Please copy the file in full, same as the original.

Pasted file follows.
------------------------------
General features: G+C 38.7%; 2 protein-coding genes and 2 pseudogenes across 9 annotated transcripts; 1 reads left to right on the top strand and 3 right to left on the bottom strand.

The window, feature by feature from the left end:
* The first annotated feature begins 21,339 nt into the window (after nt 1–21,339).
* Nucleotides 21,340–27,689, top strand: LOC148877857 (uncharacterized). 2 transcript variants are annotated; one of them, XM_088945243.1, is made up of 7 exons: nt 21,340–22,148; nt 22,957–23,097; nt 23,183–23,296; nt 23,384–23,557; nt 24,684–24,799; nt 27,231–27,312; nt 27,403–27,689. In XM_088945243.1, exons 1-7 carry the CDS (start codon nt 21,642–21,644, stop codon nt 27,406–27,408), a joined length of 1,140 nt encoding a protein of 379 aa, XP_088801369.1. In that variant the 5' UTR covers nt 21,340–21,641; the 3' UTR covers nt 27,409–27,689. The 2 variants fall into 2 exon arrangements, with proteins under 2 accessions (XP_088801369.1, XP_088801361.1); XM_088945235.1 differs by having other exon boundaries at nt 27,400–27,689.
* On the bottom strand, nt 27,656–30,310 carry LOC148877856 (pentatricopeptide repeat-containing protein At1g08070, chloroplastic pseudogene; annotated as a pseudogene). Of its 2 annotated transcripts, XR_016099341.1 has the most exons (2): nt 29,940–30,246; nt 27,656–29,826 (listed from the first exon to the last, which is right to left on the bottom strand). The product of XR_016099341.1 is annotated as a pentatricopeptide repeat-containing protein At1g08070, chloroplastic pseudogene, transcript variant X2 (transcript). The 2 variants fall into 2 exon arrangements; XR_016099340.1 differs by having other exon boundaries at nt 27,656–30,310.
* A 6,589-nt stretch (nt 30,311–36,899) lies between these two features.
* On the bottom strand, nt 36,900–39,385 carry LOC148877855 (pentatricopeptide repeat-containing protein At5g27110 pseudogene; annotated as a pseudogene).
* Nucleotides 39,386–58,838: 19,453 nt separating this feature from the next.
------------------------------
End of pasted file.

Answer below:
General features: G+C 38.7%; 2 protein-coding genes and 2 pseudogenes across 9 annotated transcripts; 1 reads left to right on the top strand and 3 right to left on the bottom strand.

The window, feature by feature from the left end:
* The first annotated feature begins 21,339 nt into the window (after nt 1–21,339).
* Nucleotides 21,340–27,689, top strand: LOC148877857 (uncharacterized). 2 transcript variants are annotated; one of them, XM_088945243.1, is made up of 7 exons: nt 21,340–22,148; nt 22,957–23,097; nt 23,183–23,296; nt 23,384–23,557; nt 24,684–24,799; nt 27,231–27,312; nt 27,403–27,689. In XM_088945243.1, exons 1-7 carry the CDS (start codon nt 21,642–21,644, stop codon nt 27,406–27,408), a joined length of 1,140 nt encoding a protein of 379 aa, XP_088801369.1. In that variant the 5' UTR covers nt 21,340–21,641; the 3' UTR covers nt 27,409–27,689. The 2 variants fall into 2 exon arrangements, with proteins under 2 accessions (XP_088801369.1, XP_088801361.1); XM_088945235.1 differs by having other exon boundaries at nt 27,400–27,689.
* On the bottom strand, nt 27,656–30,310 carry LOC148877856 (pentatricopeptide repeat-containing protein At1g08070, chloroplastic pseudogene; annotated as a pseudogene). Of its 2 annotated transcripts, XR_016099341.1 has the most exons (2): nt 29,940–30,246; nt 27,656–29,826 (listed from the first exon to the last, which is right to left on the bottom strand). The product of XR_016099341.1 is annotated as a pentatricopeptide repeat-containing protein At1g08070, chloroplastic pseudogene, transcript variant X2 (transcript). The 2 variants fall into 2 exon arrangements; XR_016099340.1 differs by having other exon boundaries at nt 27,656–30,310.
* A 6,589-nt stretch (nt 30,311–36,899) lies between these two features.
* On the bottom strand, nt 36,900–39,385 carry LOC148877855 (pentatricopeptide repeat-containing protein At5g27110 pseudogene; annotated as a pseudogene).
* Nucleotides 39,386–58,838: 19,453 nt separating this feature from the next.